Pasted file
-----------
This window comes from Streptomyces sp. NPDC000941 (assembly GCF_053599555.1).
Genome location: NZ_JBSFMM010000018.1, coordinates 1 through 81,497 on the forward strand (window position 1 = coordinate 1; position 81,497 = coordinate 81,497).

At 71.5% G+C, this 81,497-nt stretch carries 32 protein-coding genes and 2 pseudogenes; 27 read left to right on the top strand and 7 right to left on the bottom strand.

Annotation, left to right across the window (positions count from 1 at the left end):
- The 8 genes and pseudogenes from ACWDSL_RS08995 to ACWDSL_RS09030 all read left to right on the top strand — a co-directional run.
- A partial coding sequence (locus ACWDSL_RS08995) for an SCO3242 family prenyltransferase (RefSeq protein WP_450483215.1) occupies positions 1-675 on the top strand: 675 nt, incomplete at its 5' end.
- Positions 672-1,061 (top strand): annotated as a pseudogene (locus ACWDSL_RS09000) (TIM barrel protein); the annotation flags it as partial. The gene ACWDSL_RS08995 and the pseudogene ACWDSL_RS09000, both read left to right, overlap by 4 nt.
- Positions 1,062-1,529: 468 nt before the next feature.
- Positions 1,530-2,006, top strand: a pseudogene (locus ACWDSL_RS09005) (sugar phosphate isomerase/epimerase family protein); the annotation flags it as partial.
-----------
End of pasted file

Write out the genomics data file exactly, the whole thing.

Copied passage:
This window comes from Streptomyces sp. NPDC000941 (assembly GCF_053599555.1).
Genome location: NZ_JBSFMM010000018.1, coordinates 1 through 81,497 on the forward strand (window position 1 = coordinate 1; position 81,497 = coordinate 81,497).

At 71.5% G+C, this 81,497-nt stretch carries 32 protein-coding genes and 2 pseudogenes; 27 read left to right on the top strand and 7 right to left on the bottom strand.

Annotation, left to right across the window (positions count from 1 at the left end):
- The 8 genes and pseudogenes from ACWDSL_RS08995 to ACWDSL_RS09030 all read left to right on the top strand — a co-directional run.
- A partial coding sequence (locus ACWDSL_RS08995) for an SCO3242 family prenyltransferase (RefSeq protein WP_450483215.1) occupies positions 1-675 on the top strand: 675 nt, incomplete at its 5' end.
- Positions 672-1,061 (top strand): annotated as a pseudogene (locus ACWDSL_RS09000) (TIM barrel protein); the annotation flags it as partial. The gene ACWDSL_RS08995 and the pseudogene ACWDSL_RS09000, both read left to right, overlap by 4 nt.
- Positions 1,062-1,529: 468 nt before the next feature.
- Positions 1,530-2,006, top strand: a pseudogene (locus ACWDSL_RS09005) (sugar phosphate isomerase/epimerase family protein); the annotation flags it as partial.